#4 of 10 Good Reasons to Meditate (according to science): Sleep

#4 Better sleep It is now well established that a good night sleep is essential for a healthy body and mind (see the recent book "Why We Sleep" by Matthew Walker). It turns out that sleep is enhanced by meditation. Not only does it help prepare the body for sleep by relaxing the body and reducing anxiety and stress, it also has been demonstrated to reduce insomnia. To site just one example, a Harvard study looked at 49 adults who had difficulty sleeping. They divided the participants into two groups. One group did a mindfulness awareness course and the other group did course focused on sleep education (e.g. teaching them ways to improve their sleep habits.) All participants met once a week

Divine Will vs. Divine Wish: An Islamic Take on Free Will (Ibn 'Arabi)

Ibn 'Arabi was reportedly one of history's greatest spiritual teachers. Known as "The Greatest Master," this 12th century Islamic spiritual master authored over 350 books and was known as a visionary and extraordinary spiritual teacher in his day. And, as testament to the power of his insights, his ideas continue to be discussed and taught through to this day, including, among other places, via the Ibn 'Arabi Society. I mention him because he has a fascinating and illuminating way of approaching this whole question of free will. He writes that there are two forces at work in the world. One he calls Divine Will and the other he names Divine Wish. Ibn 'Arabi might express it by saying that the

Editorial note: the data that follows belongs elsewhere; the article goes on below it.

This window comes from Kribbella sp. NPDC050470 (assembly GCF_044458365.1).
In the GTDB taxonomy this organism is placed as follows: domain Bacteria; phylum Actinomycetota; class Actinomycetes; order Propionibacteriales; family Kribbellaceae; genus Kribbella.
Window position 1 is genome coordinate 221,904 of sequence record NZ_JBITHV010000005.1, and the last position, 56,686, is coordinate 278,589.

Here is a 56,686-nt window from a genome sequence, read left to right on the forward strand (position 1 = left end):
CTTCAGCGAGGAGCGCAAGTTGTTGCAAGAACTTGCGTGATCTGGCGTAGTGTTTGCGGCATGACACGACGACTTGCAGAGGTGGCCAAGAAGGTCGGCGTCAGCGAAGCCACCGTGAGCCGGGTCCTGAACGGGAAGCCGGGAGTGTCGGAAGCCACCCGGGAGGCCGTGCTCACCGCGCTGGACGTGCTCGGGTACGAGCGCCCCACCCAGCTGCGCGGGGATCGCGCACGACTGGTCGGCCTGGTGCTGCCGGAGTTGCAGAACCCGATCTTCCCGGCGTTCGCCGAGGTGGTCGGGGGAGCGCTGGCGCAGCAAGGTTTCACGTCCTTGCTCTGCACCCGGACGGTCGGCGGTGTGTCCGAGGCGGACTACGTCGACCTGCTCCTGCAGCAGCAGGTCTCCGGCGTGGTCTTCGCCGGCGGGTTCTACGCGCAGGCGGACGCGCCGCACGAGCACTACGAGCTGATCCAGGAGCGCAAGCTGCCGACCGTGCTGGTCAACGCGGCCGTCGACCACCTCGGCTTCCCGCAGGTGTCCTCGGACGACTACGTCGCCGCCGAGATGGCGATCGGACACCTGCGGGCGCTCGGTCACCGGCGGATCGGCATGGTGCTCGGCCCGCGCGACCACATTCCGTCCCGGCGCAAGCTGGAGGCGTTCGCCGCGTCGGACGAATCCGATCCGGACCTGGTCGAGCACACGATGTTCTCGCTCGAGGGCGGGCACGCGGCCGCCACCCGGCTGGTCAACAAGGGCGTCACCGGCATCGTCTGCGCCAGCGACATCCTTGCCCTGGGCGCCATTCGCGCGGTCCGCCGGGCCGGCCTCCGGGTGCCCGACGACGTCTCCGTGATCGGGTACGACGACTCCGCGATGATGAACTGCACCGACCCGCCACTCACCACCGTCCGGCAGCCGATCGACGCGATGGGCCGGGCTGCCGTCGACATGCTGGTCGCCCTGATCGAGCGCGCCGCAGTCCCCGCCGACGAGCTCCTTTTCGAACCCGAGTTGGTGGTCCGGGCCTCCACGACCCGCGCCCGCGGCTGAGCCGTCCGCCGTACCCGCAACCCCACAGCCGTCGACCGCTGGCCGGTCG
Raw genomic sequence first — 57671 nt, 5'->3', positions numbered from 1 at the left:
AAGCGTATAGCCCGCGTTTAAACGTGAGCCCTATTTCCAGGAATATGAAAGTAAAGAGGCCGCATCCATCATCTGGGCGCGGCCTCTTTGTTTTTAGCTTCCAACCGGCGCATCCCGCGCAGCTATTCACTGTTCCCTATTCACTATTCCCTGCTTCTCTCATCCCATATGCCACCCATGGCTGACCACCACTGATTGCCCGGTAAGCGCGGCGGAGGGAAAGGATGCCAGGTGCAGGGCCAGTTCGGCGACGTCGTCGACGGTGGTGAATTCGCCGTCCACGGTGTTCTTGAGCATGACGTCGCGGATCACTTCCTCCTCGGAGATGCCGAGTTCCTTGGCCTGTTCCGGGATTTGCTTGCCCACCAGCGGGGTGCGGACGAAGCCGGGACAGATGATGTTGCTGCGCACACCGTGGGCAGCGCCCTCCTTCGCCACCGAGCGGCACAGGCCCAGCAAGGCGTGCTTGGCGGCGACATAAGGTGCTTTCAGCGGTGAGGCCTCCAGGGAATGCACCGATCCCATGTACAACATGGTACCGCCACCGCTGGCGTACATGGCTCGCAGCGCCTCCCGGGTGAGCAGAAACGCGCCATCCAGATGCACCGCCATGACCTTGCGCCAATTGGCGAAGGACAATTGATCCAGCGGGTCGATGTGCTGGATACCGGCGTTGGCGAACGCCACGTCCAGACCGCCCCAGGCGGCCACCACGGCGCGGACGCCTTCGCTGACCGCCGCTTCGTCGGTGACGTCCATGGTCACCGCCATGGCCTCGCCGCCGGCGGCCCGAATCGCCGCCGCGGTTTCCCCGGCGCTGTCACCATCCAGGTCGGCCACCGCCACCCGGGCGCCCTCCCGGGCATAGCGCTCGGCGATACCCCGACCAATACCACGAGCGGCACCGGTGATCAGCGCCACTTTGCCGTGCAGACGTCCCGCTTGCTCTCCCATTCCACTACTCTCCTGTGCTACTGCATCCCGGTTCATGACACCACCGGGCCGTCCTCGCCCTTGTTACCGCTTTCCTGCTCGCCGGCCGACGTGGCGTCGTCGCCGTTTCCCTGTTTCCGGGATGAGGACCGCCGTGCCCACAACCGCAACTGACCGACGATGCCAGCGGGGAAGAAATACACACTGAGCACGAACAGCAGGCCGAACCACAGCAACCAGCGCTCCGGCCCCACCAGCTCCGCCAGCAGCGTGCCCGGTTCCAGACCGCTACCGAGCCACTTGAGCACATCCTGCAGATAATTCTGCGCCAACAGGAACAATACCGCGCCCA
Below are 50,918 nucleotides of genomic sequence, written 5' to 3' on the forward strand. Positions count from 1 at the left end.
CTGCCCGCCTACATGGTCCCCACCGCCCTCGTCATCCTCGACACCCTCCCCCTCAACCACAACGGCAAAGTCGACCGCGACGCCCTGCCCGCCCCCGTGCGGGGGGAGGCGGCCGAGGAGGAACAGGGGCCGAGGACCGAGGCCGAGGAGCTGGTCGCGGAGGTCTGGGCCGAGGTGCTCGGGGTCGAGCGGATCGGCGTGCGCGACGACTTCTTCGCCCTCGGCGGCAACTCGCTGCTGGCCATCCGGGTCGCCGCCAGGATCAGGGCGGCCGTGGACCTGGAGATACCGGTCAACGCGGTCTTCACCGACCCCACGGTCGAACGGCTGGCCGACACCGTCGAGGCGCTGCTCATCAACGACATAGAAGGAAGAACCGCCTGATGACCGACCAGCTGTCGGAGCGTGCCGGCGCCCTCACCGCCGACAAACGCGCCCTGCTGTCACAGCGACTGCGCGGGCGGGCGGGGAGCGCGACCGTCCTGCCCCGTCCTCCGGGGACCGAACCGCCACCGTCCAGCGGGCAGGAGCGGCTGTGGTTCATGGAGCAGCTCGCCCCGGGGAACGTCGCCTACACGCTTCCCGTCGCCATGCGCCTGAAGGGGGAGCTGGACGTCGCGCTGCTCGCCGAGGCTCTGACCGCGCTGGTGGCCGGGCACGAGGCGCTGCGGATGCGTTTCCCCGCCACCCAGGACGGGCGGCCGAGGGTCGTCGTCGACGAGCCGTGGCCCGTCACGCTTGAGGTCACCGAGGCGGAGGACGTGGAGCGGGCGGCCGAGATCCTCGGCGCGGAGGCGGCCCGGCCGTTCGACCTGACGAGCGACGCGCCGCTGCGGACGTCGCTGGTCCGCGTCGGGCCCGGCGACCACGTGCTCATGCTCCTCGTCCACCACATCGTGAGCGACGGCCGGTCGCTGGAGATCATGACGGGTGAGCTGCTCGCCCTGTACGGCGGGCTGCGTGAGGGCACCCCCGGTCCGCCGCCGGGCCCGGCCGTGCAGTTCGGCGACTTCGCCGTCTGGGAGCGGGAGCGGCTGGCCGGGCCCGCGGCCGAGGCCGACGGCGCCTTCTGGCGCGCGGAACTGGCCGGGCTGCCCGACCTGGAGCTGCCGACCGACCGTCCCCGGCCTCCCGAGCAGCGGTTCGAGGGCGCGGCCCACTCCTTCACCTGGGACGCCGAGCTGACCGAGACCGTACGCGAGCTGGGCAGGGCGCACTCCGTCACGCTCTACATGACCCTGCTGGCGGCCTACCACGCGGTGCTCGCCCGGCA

#3 of 10 Good Reasons to Meditate (according to science): Brain Health

#3 Greater mental sharpness Science has now shown that people who meditate demonstrate increased mental sharpness, greater ability to focus, and have better memories than those that don’t. And this isn’t just for people that have clocked tens of thousands of hours of meditation. In one study, researchers examined whether brief meditation training affects cognition when compared to an active control group. The control group had four sessions of listening to a recorded book. The other group, none of whom had any prior meditation experience, were led on four sessions of mindfulness meditation. Both groups were then assessed for brain function. The results showed that for the meditator group, ev

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